One of my least favorite political tropes is the claim that “America has two left-wing parties” or “America has two right-wing parties” or “both major parties are socialist” or however else you want frame this. The argument goes that even the Democrats aren’t truly left (or even the Republicans aren’t truly right), and so one side of the political spectrum completely controls discourse.

Taken as an absolute claim, it’s meaningless. Both US parties are on the same side of center? What center? By the standards of the Soviet Union, both US political parties are extremely far right; by the standards of Pharaonic Egypt, they’re incomprehensibly far left. Whose standards for center are you using? The objective standard? Are you sure that exists? Are you sure you’re not just taking your own personal beliefs about what seems reasonable, declaring the middle of that the objectively correct center, and then getting angry when the real Overton Window isn’t centered around that point? People act as if you should just be able to take the leftmost thing imaginable, the rightmost thing imaginable, draw a line between them, find the middle, and then get angry if both US parties are on the same side of that line. But maybe they have poor imaginations. The leftmost thing I can imagine is an insectoid hive-mind; the rightmost thing I can imagine is a rapidly expanding cloud of profit-maximizing nanobots. Are we sure that a line drawn exactly midway between those two things lands on Joe Biden? What if it lands on anarcho-capitalism? Does that mean every existing human is left-wing?

Taken as a relative claim, it at least could make sense. But relative to what?

Relative to the US? False; both parties usually get about half of the vote, suggesting one is to the right of the median American, and the other to their left. You can probably argue that the Republican Party’s structural advantages cause both parties to be a little to the right of where they’d be without them, or that Americans’ ignorance of party platforms means you can smuggle a few points in that are slightly more extreme than what they’d endorse, but it’s going to be a small effect.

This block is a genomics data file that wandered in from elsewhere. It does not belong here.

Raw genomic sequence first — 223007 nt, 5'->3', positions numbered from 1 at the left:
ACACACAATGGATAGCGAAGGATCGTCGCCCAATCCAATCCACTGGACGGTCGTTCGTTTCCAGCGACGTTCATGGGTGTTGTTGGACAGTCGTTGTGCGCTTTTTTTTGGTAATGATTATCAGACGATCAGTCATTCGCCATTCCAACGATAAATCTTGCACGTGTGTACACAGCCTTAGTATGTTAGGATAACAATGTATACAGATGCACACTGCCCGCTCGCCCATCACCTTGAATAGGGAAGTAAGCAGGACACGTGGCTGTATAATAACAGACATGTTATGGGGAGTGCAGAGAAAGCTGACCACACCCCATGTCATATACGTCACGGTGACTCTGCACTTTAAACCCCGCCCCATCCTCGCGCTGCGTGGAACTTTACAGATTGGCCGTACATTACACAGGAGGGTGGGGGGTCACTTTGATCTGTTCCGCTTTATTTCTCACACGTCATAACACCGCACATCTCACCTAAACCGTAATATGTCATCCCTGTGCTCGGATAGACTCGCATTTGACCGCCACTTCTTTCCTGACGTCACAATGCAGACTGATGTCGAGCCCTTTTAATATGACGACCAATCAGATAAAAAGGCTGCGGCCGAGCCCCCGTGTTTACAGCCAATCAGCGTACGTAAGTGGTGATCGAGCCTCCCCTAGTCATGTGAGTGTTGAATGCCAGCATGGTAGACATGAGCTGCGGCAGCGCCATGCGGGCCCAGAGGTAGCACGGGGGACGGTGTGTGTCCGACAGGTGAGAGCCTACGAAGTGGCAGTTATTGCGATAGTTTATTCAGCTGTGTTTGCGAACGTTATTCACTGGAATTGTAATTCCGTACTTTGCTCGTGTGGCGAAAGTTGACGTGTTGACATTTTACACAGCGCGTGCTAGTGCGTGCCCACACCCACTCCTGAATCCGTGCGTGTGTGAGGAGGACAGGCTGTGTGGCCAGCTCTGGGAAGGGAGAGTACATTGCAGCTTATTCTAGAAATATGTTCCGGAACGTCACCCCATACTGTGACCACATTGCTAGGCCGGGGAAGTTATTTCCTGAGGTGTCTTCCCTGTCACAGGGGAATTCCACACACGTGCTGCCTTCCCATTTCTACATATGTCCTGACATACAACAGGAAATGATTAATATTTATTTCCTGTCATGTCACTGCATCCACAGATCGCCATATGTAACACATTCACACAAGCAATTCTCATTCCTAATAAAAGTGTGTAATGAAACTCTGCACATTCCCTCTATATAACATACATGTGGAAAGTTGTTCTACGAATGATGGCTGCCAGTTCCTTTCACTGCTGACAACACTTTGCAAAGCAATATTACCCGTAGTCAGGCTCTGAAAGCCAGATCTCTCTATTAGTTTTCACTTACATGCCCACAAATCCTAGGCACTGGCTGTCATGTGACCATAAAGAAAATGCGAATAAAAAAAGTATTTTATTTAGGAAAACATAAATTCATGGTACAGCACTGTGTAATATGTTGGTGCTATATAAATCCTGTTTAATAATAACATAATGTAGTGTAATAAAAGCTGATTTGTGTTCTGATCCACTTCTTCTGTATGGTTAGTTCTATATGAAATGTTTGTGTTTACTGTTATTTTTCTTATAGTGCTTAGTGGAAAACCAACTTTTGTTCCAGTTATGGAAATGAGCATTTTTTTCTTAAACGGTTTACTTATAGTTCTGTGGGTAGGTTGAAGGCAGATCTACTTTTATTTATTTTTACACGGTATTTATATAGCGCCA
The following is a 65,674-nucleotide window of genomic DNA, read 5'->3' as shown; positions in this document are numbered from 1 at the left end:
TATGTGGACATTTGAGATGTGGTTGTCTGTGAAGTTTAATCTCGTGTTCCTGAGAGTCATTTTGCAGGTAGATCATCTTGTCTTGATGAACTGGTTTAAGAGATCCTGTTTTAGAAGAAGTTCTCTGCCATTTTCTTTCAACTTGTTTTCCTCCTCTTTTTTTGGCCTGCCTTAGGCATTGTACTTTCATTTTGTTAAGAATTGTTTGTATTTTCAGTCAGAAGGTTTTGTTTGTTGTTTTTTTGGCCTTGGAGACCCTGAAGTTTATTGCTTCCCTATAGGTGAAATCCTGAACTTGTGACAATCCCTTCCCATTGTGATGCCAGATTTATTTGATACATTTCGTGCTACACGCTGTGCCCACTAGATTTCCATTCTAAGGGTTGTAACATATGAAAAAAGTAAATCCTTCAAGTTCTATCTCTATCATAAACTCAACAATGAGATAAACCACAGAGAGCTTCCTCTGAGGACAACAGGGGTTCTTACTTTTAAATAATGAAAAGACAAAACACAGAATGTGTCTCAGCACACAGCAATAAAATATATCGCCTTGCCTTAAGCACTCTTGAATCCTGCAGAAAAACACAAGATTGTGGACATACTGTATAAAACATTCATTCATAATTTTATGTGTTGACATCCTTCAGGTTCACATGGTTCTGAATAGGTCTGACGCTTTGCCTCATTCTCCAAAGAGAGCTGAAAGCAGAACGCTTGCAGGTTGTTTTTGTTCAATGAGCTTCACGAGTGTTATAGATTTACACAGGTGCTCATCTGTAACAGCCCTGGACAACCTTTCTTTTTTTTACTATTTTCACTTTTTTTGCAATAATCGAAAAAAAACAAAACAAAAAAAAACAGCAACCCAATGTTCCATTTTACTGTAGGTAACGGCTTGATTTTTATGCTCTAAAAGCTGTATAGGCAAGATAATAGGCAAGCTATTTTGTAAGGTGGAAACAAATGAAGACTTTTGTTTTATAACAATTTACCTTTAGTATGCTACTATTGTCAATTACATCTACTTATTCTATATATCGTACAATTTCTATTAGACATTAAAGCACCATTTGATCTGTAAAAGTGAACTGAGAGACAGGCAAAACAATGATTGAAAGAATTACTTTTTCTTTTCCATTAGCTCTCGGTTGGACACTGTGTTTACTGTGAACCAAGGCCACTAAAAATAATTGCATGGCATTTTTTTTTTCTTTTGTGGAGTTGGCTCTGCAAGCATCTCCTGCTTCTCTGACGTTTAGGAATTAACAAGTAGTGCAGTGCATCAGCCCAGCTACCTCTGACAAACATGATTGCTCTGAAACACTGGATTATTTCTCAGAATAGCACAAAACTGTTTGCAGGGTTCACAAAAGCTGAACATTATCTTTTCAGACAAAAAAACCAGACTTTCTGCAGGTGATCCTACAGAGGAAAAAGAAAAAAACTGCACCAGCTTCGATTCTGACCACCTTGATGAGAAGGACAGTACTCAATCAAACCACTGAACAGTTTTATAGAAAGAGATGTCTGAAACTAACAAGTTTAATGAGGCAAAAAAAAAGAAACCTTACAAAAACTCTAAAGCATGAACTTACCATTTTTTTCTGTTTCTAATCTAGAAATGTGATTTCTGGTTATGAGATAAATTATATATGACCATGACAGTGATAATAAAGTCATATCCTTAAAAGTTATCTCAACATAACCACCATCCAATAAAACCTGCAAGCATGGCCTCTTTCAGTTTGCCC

Relative to other countries? The relevant paper is Putting Within-Country Political Differences In Global Perspective. It asks people in many countries what they think of certain things, and also asks people in both major US parties what they think. There’s no consistent tendency for both parties to be on one side of the global consensus, at least on the sorts of cultural issues they talk about (no, I don’t know an economic version of this):

See this comment for discussion of ways this graph is weird or misleading.

This doesn’t mean you can’t find a reference class where these claims make sense. I think most people who claim “America has two left-wing parties” are talking about relative to US history, and people who claim “America has two right-wing parties” are talking about relative to other OECD countries.

But I would rather people say what they mean: “America is to the right of other OECD countries on most issues” or “America has moved left since the New Deal” - rather than make the meaningless-on-its-own assertion that “America has two X-wing parties”.